Thanks for your sentiments about my work. It is a great field that brings much satisfaction.

Tonse Raju, October 2019

Greetings again Tonse,

I have just now re-read your paper on the history of the heart procedure known as PDA ligation, about which Orwell's brother-in-law, Dr O'Shaughnessy, in London, was the first to perform almost siumltaneously (one week later) with Dr Gross, in Boston, who is credited with being the first -- and which Dr O' so graciously acknowledged in his famous letter about which we solved some questions.

Here are excerpts from pages 4 and 5 of your paper that give the history of heart surgery performed on preterm infants, including those pre-born (figuratively unborn) at 24-weeks gestation:

The golden age of fetal physiology

The period between the 1920s through the 1940s was the golden age of fetal physiology, with Sir Joseph Barcroft (1872-1947) as its supreme priest. After four decades of research on high-altitude pulmonary physiology, Barcroft started studying fetal physiology in 1932. He and his colleagues adapted the exteriorized fetal sheep model developed by Huggett to study fetal-placental gas exchange; placental blood volume; fetal cardiovascular reflexes; cardiac output and distribution; the nutrient functions of oxygen, glucose, fat, proteins, and amino acids; and the physiology of fetal growth restriction. Barcroft and colleagues were the first to demonstrate ductal blood flow in fetal lambs using cineangiography. Barcroft also studied the factors responsible for ductal closure postnatally, and corrected numerous erroneous assumptions concerning fetal circulatory physiology...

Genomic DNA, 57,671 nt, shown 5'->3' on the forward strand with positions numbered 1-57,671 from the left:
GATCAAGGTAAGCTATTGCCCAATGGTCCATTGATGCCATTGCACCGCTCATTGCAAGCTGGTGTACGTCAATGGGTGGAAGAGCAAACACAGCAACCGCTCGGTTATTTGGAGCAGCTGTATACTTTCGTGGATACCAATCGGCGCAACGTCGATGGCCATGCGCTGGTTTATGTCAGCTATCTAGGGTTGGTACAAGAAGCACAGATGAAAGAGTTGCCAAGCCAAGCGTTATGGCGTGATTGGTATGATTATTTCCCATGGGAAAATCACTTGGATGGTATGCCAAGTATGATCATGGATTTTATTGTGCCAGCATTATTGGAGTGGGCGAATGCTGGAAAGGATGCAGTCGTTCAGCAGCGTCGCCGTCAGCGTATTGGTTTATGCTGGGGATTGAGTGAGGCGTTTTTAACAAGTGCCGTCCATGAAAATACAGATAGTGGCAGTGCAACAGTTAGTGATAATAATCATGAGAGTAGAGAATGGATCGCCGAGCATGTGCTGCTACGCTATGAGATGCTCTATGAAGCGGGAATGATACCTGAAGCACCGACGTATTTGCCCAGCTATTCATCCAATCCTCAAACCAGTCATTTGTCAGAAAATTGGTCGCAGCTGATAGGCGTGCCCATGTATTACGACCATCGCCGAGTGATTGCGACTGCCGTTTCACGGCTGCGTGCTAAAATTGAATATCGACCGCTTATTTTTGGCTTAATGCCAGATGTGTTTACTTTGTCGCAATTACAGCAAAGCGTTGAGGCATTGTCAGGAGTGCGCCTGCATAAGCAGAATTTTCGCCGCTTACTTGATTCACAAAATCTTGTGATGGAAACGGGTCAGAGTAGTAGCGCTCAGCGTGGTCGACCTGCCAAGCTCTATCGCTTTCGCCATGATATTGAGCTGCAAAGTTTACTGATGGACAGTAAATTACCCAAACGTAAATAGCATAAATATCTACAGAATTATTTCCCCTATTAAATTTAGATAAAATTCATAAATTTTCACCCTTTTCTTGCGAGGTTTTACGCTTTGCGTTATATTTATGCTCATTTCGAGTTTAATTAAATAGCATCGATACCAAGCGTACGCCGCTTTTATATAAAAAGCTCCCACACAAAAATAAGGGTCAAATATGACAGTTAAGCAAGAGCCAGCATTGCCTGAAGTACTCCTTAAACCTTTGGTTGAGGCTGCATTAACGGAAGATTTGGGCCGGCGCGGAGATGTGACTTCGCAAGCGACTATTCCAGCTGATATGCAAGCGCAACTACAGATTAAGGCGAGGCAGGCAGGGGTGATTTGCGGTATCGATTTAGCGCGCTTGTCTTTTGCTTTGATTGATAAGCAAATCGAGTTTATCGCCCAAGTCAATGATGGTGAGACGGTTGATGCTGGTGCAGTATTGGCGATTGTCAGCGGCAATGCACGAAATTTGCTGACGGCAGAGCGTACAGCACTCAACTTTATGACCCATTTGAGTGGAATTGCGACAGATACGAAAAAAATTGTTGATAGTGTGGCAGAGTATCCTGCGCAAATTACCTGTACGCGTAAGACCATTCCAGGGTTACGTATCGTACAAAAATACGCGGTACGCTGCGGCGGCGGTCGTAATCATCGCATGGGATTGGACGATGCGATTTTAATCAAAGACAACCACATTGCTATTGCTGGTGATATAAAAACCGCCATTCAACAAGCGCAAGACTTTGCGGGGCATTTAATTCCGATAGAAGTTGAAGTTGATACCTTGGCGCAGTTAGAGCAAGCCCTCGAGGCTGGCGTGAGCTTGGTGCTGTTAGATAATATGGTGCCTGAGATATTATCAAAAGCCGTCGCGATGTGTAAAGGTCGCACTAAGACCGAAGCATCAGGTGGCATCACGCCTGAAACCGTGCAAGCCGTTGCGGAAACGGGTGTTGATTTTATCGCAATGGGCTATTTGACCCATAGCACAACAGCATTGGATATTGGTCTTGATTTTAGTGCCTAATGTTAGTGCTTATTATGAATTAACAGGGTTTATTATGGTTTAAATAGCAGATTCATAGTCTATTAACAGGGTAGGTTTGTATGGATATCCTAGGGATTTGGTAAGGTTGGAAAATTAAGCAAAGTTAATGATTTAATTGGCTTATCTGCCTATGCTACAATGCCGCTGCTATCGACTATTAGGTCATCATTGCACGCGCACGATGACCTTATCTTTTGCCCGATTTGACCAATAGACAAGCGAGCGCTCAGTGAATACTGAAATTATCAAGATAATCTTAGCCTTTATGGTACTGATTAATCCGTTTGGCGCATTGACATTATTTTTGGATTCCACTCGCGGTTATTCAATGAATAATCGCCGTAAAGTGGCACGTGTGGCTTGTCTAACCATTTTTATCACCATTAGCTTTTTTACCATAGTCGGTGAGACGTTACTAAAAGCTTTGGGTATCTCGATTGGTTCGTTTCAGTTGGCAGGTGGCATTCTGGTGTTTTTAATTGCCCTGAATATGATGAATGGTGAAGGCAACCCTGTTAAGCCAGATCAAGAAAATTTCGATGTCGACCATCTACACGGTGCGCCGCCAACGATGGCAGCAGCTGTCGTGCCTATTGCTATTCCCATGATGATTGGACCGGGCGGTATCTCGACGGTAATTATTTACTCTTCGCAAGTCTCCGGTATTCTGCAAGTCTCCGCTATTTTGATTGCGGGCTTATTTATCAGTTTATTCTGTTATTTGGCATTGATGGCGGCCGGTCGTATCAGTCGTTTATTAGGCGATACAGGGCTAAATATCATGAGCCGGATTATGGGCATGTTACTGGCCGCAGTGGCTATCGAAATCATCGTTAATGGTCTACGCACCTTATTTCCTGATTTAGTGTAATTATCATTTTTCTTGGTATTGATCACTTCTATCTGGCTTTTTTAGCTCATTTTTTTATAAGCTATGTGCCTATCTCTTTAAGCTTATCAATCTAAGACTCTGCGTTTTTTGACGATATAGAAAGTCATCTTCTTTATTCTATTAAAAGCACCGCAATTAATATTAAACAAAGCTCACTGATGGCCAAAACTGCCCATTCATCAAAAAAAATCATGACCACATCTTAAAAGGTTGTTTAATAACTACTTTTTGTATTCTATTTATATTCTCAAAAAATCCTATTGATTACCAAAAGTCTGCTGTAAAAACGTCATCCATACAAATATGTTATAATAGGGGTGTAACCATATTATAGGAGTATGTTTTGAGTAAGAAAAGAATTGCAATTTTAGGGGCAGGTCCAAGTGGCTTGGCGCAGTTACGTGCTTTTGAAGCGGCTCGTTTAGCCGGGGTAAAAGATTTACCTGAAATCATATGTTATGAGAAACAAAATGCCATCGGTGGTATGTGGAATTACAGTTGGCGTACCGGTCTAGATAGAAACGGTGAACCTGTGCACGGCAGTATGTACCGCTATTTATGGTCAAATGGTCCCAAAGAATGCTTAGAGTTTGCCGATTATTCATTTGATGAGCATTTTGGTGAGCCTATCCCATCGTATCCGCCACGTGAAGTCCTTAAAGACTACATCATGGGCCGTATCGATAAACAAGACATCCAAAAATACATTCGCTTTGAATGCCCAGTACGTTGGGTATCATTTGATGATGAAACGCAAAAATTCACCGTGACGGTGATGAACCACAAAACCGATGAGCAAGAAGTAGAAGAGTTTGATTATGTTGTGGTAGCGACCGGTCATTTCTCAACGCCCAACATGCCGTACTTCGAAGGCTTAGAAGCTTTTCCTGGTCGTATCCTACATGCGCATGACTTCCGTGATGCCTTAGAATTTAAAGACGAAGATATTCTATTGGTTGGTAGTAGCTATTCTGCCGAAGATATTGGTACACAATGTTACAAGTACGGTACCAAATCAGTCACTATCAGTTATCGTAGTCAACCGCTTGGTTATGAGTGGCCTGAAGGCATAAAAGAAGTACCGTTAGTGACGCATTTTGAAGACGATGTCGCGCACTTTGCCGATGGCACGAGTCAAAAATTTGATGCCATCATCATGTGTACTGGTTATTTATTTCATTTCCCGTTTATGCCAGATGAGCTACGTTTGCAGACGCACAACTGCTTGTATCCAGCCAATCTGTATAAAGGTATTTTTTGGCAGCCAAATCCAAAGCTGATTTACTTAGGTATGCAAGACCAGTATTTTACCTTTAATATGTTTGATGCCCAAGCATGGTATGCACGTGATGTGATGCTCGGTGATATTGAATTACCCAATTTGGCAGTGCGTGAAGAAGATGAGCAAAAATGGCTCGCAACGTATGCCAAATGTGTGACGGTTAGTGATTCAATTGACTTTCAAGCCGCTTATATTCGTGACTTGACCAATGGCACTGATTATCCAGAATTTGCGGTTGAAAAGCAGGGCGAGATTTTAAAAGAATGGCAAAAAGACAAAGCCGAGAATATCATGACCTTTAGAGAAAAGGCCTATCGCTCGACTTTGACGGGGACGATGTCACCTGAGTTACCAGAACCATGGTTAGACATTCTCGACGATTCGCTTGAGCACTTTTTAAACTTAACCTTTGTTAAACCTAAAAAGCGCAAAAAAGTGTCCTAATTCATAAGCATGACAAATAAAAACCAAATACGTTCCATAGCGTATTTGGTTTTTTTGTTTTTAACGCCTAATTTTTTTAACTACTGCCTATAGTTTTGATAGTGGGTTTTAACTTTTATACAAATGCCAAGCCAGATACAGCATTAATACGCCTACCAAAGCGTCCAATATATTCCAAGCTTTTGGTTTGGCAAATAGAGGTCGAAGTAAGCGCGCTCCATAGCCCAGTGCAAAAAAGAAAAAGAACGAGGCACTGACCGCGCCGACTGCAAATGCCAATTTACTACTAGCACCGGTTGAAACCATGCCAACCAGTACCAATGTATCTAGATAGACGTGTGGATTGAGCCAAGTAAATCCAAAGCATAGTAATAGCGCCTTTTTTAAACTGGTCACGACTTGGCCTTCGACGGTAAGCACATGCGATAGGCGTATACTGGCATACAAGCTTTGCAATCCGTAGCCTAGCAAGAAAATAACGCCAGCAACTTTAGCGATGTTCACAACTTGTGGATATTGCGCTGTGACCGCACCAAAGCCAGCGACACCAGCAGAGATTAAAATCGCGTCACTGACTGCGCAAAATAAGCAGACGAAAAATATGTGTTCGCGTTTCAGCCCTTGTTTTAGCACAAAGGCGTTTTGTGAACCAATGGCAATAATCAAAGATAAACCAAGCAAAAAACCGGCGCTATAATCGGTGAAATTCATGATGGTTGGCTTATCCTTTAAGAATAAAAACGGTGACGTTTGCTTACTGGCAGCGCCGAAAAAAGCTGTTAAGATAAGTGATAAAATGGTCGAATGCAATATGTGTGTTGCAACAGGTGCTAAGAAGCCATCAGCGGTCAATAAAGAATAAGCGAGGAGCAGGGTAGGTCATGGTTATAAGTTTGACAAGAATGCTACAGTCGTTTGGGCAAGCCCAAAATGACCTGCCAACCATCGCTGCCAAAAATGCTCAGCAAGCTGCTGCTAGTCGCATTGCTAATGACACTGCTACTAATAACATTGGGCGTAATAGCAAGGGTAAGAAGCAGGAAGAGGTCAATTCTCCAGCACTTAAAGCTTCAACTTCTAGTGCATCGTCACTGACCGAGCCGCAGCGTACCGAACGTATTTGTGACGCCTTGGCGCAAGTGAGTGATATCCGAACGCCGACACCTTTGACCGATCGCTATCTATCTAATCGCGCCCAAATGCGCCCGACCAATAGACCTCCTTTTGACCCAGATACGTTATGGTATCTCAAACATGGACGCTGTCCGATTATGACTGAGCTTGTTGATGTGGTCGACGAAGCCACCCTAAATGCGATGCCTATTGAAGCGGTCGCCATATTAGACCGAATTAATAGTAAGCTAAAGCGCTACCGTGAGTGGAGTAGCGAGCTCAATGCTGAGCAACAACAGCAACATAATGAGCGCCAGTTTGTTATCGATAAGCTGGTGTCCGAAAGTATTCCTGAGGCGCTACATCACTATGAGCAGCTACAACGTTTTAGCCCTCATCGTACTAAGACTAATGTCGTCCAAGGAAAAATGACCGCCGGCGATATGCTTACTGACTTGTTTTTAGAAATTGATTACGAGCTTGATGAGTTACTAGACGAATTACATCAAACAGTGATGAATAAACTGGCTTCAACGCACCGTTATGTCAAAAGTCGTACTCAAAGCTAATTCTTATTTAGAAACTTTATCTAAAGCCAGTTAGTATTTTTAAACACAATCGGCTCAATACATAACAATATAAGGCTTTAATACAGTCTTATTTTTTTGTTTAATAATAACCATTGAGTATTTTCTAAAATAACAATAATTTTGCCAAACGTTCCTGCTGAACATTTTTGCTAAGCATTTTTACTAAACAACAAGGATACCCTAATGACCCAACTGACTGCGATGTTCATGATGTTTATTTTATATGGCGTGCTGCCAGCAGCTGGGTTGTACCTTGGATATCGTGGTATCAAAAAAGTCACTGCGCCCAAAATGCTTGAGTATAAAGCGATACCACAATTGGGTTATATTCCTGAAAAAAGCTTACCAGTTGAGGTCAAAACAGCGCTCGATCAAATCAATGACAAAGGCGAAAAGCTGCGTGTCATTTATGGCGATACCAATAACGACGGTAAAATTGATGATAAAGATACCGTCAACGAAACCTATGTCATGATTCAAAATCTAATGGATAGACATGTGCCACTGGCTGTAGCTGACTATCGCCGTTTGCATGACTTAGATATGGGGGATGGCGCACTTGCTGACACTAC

PDA in the era of modern neonatal intensive care

The years from the late 1950s through the 1980s can be considered as an era when modern neonatal intensive care evolved. This is the period when assisted ventilation of newborn became a routine part of neonatal care rather than a curiosity. Other advances during this era include: the discovery of surfactant deficiiency as the cause of hyaline membrane disease (1959); the introduction of the terms "neonatology and neonatologist" (1960); the introduction of continuous positive airway pressure (1971); antenatal steroids to enhance fetal lung maturation (1972); and research on exogenous surfactants and their availability (late 1970s through the early 1990s).